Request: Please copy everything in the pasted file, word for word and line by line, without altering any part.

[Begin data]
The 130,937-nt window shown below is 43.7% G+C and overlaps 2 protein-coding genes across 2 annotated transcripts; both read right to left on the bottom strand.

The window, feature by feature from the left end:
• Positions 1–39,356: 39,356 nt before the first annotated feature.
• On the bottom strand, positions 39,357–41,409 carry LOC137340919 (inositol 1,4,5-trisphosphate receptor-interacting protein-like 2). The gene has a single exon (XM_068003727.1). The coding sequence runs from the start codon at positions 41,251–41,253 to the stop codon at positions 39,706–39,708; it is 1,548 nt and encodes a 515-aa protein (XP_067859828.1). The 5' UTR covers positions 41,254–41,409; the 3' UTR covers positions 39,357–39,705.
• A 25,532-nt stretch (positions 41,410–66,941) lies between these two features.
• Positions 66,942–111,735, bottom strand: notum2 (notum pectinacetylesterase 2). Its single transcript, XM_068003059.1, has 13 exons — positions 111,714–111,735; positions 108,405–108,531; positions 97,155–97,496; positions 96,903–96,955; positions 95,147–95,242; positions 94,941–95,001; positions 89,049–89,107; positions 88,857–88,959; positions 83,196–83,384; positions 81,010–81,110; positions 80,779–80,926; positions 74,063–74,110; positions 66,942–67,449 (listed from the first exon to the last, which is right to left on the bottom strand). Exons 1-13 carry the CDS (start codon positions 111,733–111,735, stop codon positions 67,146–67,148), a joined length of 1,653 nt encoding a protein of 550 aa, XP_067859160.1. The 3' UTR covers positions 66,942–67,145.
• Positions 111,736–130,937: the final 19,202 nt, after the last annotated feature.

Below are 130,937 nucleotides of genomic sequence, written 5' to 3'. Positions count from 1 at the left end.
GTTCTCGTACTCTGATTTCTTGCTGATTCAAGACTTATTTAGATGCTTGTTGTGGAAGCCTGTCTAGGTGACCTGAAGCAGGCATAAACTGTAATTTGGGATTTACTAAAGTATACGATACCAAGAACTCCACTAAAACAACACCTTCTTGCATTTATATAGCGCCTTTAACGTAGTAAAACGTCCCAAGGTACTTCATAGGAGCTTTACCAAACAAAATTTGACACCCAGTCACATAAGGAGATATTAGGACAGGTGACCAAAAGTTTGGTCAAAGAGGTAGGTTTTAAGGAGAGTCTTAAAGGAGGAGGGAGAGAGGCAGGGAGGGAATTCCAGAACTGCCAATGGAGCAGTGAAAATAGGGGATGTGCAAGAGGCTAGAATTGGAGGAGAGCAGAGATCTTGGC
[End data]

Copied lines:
The 130,937-nt window shown below is 43.7% G+C and overlaps 2 protein-coding genes across 2 annotated transcripts; both read right to left on the bottom strand.

The window, feature by feature from the left end:
• Positions 1–39,356: 39,356 nt before the first annotated feature.
• On the bottom strand, positions 39,357–41,409 carry LOC137340919 (inositol 1,4,5-trisphosphate receptor-interacting protein-like 2). The gene has a single exon (XM_068003727.1). The coding sequence runs from the start codon at positions 41,251–41,253 to the stop codon at positions 39,706–39,708; it is 1,548 nt and encodes a 515-aa protein (XP_067859828.1). The 5' UTR covers positions 41,254–41,409; the 3' UTR covers positions 39,357–39,705.
• A 25,532-nt stretch (positions 41,410–66,941) lies between these two features.
• Positions 66,942–111,735, bottom strand: notum2 (notum pectinacetylesterase 2). Its single transcript, XM_068003059.1, has 13 exons — positions 111,714–111,735; positions 108,405–108,531; positions 97,155–97,496; positions 96,903–96,955; positions 95,147–95,242; positions 94,941–95,001; positions 89,049–89,107; positions 88,857–88,959; positions 83,196–83,384; positions 81,010–81,110; positions 80,779–80,926; positions 74,063–74,110; positions 66,942–67,449 (listed from the first exon to the last, which is right to left on the bottom strand). Exons 1-13 carry the CDS (start codon positions 111,733–111,735, stop codon positions 67,146–67,148), a joined length of 1,653 nt encoding a protein of 550 aa, XP_067859160.1. The 3' UTR covers positions 66,942–67,145.
• Positions 111,736–130,937: the final 19,202 nt, after the last annotated feature.

Below are 130,937 nucleotides of genomic sequence, written 5' to 3'. Positions count from 1 at the left end.
GTTCTCGTACTCTGATTTCTTGCTGATTCAAGACTTATTTAGATGCTTGTTGTGGAAGCCTGTCTAGGTGACCTGAAGCAGGCATAAACTGTAATTTGGGATTTACTAAAGTATACGATACCAAGAACTCCACTAAAACAACACCTTCTTGCATTTATATAGCGCCTTTAACGTAGTAAAACGTCCCAAGGTACTTCATAGGAGCTTTACCAAACAAAATTTGACACCCAGTCACATAAGGAGATATTAGGACAGGTGACCAAAAGTTTGGTCAAAGAGGTAGGTTTTAAGGAGAGTCTTAAAGGAGGAGGGAGAGAGGCAGGGAGGGAATTCCAGAACTGCCAATGGAGCAGTGAAAATAGGGGATGTGCAAGAGGCTAGAATTGGAGGAGAGCAGAGATCTTGGC